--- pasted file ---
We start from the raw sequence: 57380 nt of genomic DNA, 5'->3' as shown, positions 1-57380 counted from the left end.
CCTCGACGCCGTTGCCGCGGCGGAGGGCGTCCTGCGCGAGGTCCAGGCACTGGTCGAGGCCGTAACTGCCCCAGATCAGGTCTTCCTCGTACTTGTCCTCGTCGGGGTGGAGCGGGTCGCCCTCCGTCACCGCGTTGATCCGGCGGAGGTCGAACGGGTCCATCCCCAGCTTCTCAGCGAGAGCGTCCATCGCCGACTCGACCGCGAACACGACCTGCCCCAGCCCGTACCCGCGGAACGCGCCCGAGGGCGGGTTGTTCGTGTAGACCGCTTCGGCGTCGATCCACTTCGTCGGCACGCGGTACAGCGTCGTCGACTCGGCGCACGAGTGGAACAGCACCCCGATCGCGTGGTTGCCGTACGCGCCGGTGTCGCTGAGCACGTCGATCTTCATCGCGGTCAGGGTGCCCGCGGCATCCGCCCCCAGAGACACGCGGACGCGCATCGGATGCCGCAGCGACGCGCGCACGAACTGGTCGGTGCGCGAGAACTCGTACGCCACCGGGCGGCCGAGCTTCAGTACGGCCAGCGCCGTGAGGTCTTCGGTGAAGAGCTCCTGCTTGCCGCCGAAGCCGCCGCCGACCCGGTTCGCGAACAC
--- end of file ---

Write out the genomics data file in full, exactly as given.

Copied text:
We start from the raw sequence: 57380 nt of genomic DNA, 5'->3' as shown, positions 1-57380 counted from the left end.
CCTCGACGCCGTTGCCGCGGCGGAGGGCGTCCTGCGCGAGGTCCAGGCACTGGTCGAGGCCGTAACTGCCCCAGATCAGGTCTTCCTCGTACTTGTCCTCGTCGGGGTGGAGCGGGTCGCCCTCCGTCACCGCGTTGATCCGGCGGAGGTCGAACGGGTCCATCCCCAGCTTCTCAGCGAGAGCGTCCATCGCCGACTCGACCGCGAACACGACCTGCCCCAGCCCGTACCCGCGGAACGCGCCCGAGGGCGGGTTGTTCGTGTAGACCGCTTCGGCGTCGATCCACTTCGTCGGCACGCGGTACAGCGTCGTCGACTCGGCGCACGAGTGGAACAGCACCCCGATCGCGTGGTTGCCGTACGCGCCGGTGTCGCTGAGCACGTCGATCTTCATCGCGGTCAGGGTGCCCGCGGCATCCGCCCCCAGAGACACGCGGACGCGCATCGGATGCCGCAGCGACGCGCGCACGAACTGGTCGGTGCGCGAGAACTCGTACGCCACCGGGCGGCCGAGCTTCAGTACGGCCAGCGCCGTGAGGTCTTCGGTGAAGAGCTCCTGCTTGCCGCCGAAGCCGCCGCCGACCCGGTTCGCGAACAC